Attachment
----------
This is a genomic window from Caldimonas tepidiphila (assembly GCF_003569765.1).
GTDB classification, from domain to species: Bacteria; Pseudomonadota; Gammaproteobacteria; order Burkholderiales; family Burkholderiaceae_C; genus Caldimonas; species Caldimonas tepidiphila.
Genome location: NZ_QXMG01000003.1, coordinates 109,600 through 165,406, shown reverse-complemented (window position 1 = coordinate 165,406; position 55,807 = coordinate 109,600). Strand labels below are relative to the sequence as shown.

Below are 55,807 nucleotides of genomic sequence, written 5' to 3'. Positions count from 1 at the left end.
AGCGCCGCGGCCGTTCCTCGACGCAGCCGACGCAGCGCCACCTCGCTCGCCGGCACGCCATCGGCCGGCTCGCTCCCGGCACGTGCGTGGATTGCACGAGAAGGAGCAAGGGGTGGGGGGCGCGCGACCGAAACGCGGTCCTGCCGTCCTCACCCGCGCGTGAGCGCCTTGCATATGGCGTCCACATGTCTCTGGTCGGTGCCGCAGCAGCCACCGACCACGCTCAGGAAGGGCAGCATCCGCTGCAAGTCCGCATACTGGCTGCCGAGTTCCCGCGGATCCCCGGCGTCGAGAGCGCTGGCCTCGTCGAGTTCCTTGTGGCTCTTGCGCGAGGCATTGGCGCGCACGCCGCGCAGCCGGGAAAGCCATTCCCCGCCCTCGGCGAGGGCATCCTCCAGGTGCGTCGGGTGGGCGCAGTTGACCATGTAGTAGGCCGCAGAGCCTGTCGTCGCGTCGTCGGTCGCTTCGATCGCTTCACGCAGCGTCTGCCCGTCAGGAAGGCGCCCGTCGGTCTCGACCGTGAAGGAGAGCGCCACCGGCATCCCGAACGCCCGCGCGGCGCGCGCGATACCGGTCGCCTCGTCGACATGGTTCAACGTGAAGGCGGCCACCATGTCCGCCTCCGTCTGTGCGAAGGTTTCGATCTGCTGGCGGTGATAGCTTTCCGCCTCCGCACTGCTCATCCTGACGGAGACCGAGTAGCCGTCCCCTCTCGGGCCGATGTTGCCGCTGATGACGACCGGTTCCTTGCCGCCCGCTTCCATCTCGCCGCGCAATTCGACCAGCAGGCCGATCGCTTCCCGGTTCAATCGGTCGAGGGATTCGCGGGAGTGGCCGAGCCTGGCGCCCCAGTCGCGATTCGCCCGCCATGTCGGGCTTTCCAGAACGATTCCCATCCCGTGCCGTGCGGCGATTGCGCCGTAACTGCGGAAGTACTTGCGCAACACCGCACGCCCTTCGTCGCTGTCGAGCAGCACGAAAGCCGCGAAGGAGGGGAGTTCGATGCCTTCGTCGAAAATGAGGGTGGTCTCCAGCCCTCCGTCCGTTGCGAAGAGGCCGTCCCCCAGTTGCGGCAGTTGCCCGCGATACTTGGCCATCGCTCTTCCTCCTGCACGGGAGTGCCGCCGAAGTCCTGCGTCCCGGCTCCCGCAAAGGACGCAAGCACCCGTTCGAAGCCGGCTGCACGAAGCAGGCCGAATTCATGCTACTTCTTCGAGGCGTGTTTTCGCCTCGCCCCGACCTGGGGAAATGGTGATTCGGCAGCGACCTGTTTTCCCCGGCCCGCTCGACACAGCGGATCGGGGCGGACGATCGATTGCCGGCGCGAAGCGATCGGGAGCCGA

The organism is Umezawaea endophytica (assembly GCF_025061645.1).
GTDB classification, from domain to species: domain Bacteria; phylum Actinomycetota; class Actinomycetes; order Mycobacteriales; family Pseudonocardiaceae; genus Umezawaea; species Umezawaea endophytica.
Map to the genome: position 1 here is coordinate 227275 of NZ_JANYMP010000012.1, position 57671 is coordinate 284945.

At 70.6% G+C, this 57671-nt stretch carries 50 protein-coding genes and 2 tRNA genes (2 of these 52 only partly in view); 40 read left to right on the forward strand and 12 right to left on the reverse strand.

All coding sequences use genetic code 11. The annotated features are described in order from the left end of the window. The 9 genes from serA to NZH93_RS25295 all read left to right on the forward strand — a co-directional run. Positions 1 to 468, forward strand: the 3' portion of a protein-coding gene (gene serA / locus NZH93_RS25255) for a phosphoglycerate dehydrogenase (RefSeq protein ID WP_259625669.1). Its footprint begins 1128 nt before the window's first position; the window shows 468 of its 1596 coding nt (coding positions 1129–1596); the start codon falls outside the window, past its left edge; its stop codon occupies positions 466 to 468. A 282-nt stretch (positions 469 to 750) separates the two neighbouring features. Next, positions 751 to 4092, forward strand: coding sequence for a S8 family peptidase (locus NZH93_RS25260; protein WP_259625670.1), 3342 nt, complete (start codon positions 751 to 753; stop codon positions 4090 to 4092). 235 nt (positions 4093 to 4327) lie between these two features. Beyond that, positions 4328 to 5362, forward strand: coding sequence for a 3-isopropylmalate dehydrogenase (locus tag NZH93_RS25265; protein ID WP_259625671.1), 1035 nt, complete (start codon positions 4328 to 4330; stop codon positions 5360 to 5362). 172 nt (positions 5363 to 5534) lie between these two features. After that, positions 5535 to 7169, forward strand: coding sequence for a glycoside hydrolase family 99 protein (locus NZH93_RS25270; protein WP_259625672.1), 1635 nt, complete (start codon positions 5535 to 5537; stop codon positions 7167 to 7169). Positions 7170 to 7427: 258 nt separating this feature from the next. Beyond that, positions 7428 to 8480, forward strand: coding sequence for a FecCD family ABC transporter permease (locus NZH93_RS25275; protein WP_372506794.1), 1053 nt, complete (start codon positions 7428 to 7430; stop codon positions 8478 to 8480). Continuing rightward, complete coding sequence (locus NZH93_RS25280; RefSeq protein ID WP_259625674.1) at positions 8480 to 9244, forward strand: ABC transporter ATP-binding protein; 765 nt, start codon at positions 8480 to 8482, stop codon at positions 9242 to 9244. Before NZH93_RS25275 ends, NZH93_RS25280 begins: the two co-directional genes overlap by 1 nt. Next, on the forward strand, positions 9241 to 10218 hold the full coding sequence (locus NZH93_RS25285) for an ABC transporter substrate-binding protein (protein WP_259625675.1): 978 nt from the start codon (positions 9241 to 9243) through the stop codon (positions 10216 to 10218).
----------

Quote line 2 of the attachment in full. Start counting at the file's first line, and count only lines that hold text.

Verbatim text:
GTDB classification, from domain to species: Bacteria; Pseudomonadota; Gammaproteobacteria; order Burkholderiales; family Burkholderiaceae_C; genus Caldimonas; species Caldimonas tepidiphila.